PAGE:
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Taiwan Governor General 14th Anniversary Commemorative Postcard with Prince Kanin Kotohito Meeting Taiwan Aborigines

Uploader: NIKKOLast Edit: 2016-08-10
Basic Information Category: Stamps & Postcards Subcategory: Postcards (Cancelled) Year: 1909 CE Century: 20 CE Country of Origin: Japan Issuer: 臺灣總督府
SpecificationLength: 14 cm Width: 9 cm
Description
This Taiwan Governor General 14th Anniversary Commemorative Postcard has a one and half sen (一銭五厘) chrysanthemum stamp postmarked on June 17th, 1909 with a Taiwan Governor General Commemorative Cancel (General Branch Post Office). The postcard was mailed by Uehara Risaku (上原理作), a communication secretary at Taipei Postal Office, to Uekusa Kyouji (植草恭治) of the Communications Officials Training School (逓信官吏練習所) near Shiba Park in Tokyo.

At the time, the “Aborigines Management Plans (理蕃計畫)” had just begun, and this postcard was the propaganda for demonstrating the success of the plans. The picture on the postcard is Prince Kanin Kotohito (閑院宮載仁親王) meeting representatives of Taiwan aborigines at the residence of Taiwan Governor General (Japanese title: 臺湾総督官邸に於ける閑院宮殿下). However, it is clear that the Japanese wanted to show the superiority between the ruler and those to be ruled. All the Japanese in the picture were standing on the higher level, while all the aboriginal representatives were either squatting or standing at the lower level.

Prince Kanin Kotohito (November 10th, 1865 ~ May 21st, 1945), sitting at the table in army uniform, was the sixth head of a cadet branch of the Japanese imperial family and also the adopted younger brother of the Meiji Emperor. He was a career army officer who served in both the First Sino-Japanese War (1894–1895) and the Russo-Japanese War (1904–1905). He was also the Chief of the Imperial Japanese Army General Staff during the 2nd World War. Despite his hardline militarist point of view, Prince Kanin Kotohito did not live to see the surrender of Japan as he died a couple months early at the age of 79 in his residence near Odawara.

The man sitting beside the Prince is Sakuma Samata (佐久間左馬太, November 19th, 1844 ~ Augest 5th 1915), who was the 5th Governor-General of Taiwan at the time. Also known as the “iron blood general,” Sakuma Samata oversaw the“Aborigines Management Plans” and tried to eliminate any objection toward the Japanese reign from Taiwanese aboriginal tribes via direct military actions and intimidations. However, like the image on the postcard, the obedient was only superficial. There were still tensions between the Taiwanese indigenous people and the foreign ruling government.

The real cause of Sakuma Samata’s death also remains a mystery. In 1914, Sakuma acted as the commander and led an armed force of 10,000 soldiers trying to conquer the Truku people in the Taruko region (太魯閣). Clashed with strong resistance from the 2,000 Truku men, the battle also marked the largest armed inland conflict since 20th century in Taiwan. However, Sakuma allegedly stepped on a loose rock and fell into a valley of 20 meters. After the incident, the wounded Sakuma was delivered from Puli to Taipei, and then sent back to Japan. He died a year after the incident, at age of 71. As the commander, it is already impressive for the aged Sakuma to lead the army personally at the frontline. It is, however, very absurd that a commander would even come close to a loose rock at the edge of a valley during the war. Archived Japanese documents did not provide further details on this incident. A possible explanation could be that the outnumbered Truku people ambushed the Japanese camp and successfully wounded the commander of the Japanese Imperial Army. If this was true, then it could be one of the greatest victories in the Taiwanese aboriginal battle history. It could also be the reason that Japanese official records only mentioned this incident lightly. Unfortunately, history is always written by the eventual victors, but the incident did leave some rooms for imaginations. Nevertheless, the toughness of Taiwanese aboriginal people already left a strong impression to the Japanese. During the 2nd World War, many Taiwanese aboriginal men were recruited and formed the formidable “Takasago Volunteers”, who fought bravely on the South-East Asian islands for the Empire of the Rising Sun.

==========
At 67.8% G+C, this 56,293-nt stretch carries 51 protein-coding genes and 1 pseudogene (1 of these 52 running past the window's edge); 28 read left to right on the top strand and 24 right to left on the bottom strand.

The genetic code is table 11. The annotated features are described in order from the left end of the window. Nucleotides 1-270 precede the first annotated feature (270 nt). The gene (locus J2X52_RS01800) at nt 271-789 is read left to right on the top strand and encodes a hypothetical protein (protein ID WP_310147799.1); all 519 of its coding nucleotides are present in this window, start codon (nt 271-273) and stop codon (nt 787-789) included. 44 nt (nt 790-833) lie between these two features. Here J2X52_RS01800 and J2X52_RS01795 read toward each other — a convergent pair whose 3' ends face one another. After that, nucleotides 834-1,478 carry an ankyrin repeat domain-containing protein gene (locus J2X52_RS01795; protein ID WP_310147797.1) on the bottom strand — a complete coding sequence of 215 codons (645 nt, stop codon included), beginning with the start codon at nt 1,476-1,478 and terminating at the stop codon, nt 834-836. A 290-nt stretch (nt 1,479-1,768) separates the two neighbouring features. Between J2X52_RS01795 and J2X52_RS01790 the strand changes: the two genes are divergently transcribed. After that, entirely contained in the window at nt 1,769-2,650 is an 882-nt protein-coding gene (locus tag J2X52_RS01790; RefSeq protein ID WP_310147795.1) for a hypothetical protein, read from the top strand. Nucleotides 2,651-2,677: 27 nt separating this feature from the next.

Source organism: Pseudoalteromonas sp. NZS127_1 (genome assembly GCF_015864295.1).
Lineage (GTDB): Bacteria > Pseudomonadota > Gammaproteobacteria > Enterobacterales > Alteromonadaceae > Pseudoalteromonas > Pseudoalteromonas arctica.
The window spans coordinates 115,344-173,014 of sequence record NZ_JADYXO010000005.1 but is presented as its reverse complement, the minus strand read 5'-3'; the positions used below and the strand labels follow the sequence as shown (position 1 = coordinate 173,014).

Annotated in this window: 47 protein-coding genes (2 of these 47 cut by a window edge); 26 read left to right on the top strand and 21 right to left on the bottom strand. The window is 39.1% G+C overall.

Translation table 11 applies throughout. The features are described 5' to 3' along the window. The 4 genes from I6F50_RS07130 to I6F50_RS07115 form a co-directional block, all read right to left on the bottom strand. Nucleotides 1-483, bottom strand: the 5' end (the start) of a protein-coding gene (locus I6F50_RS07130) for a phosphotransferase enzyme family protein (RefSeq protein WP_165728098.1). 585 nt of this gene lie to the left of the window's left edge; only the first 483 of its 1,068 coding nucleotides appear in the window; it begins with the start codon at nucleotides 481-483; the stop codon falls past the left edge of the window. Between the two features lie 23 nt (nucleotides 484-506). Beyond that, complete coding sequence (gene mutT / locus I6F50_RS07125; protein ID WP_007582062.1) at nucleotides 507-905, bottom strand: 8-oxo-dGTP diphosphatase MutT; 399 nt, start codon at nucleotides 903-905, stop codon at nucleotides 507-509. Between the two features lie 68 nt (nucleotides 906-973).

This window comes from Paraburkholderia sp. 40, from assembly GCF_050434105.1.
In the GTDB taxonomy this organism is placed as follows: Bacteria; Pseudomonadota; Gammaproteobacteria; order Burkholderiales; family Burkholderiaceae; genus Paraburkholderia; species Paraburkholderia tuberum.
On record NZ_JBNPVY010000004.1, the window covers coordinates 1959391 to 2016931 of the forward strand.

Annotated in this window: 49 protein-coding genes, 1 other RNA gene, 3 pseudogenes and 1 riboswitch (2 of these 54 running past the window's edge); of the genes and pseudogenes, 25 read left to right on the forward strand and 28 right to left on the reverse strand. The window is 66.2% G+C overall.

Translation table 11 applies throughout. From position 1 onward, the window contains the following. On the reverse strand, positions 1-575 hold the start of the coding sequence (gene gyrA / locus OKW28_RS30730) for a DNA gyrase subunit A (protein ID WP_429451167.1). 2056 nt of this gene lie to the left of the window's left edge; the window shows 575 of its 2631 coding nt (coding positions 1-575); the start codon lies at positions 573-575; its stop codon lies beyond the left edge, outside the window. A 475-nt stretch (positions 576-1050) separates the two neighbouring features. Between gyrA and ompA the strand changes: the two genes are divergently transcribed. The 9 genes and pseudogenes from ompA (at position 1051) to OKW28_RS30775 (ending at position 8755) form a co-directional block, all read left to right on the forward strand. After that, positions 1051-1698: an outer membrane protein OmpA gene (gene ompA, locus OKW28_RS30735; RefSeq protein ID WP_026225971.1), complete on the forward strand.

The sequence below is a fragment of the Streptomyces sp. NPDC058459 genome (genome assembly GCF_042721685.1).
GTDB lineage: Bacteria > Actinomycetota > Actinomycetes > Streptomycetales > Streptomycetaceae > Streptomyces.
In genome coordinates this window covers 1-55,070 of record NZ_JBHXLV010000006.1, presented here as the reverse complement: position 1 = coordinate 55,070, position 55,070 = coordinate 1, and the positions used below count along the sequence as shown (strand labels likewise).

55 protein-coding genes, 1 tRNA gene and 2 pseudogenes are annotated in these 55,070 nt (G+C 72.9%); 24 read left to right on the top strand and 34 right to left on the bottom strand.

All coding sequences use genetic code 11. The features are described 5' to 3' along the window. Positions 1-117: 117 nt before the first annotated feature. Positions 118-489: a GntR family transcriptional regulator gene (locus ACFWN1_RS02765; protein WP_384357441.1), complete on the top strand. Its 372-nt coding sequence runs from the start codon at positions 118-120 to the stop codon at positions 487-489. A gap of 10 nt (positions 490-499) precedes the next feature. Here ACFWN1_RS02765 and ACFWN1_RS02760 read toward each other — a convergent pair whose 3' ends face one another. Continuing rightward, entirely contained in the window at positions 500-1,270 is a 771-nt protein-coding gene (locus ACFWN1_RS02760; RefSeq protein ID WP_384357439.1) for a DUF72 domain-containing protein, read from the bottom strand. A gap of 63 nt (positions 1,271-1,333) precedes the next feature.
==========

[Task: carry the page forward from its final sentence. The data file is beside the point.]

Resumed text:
In fact, the Japanese government pretty much took the blame for the later ruling Chinese government. After WWII, the Republic of China government took over Taiwan, and basically adopted the same aboriginal ruling principles maintained by the Japanese government previously. If the Japanese did not conquer the aborigines by force and eliminated most of the resistance forces, the Republic of China government almost certain would have faced the same resistance and resolved it through military actions like they did to the Taiwanese civilians. The Republic of China government, while condemning the Japanese for killing Taiwanese aboriginal people, ironically is also the direct beneficiary of those killings.
Ownership InformationAcquisition Date: 2015-06-26
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